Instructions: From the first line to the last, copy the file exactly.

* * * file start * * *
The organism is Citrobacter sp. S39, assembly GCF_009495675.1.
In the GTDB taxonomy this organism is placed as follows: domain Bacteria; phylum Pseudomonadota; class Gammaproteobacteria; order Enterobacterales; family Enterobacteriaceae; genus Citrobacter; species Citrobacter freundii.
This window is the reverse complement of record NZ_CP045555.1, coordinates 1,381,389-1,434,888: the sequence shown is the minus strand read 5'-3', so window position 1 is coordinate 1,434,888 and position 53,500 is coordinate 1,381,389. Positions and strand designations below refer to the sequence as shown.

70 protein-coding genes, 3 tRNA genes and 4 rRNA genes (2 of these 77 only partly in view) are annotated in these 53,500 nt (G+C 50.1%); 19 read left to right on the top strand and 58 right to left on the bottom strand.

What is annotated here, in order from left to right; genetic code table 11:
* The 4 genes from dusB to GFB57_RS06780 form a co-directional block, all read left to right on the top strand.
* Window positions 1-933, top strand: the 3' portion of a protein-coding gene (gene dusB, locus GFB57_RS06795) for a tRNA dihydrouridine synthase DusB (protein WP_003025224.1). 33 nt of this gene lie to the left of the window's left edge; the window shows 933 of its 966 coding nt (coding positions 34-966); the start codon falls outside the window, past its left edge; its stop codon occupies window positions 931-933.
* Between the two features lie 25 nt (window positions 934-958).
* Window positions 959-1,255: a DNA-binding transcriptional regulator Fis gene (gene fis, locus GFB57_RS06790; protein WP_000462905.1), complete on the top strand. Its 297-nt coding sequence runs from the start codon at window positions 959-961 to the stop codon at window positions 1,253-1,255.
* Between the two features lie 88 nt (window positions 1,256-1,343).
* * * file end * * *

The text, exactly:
The organism is Citrobacter sp. S39, assembly GCF_009495675.1.
In the GTDB taxonomy this organism is placed as follows: domain Bacteria; phylum Pseudomonadota; class Gammaproteobacteria; order Enterobacterales; family Enterobacteriaceae; genus Citrobacter; species Citrobacter freundii.
This window is the reverse complement of record NZ_CP045555.1, coordinates 1,381,389-1,434,888: the sequence shown is the minus strand read 5'-3', so window position 1 is coordinate 1,434,888 and position 53,500 is coordinate 1,381,389. Positions and strand designations below refer to the sequence as shown.

70 protein-coding genes, 3 tRNA genes and 4 rRNA genes (2 of these 77 only partly in view) are annotated in these 53,500 nt (G+C 50.1%); 19 read left to right on the top strand and 58 right to left on the bottom strand.

What is annotated here, in order from left to right; genetic code table 11:
* The 4 genes from dusB to GFB57_RS06780 form a co-directional block, all read left to right on the top strand.
* Window positions 1-933, top strand: the 3' portion of a protein-coding gene (gene dusB, locus GFB57_RS06795) for a tRNA dihydrouridine synthase DusB (protein WP_003025224.1). 33 nt of this gene lie to the left of the window's left edge; the window shows 933 of its 966 coding nt (coding positions 34-966); the start codon falls outside the window, past its left edge; its stop codon occupies window positions 931-933.
* Between the two features lie 25 nt (window positions 934-958).
* Window positions 959-1,255: a DNA-binding transcriptional regulator Fis gene (gene fis, locus GFB57_RS06790; protein WP_000462905.1), complete on the top strand. Its 297-nt coding sequence runs from the start codon at window positions 959-961 to the stop codon at window positions 1,253-1,255.
* Between the two features lie 88 nt (window positions 1,256-1,343).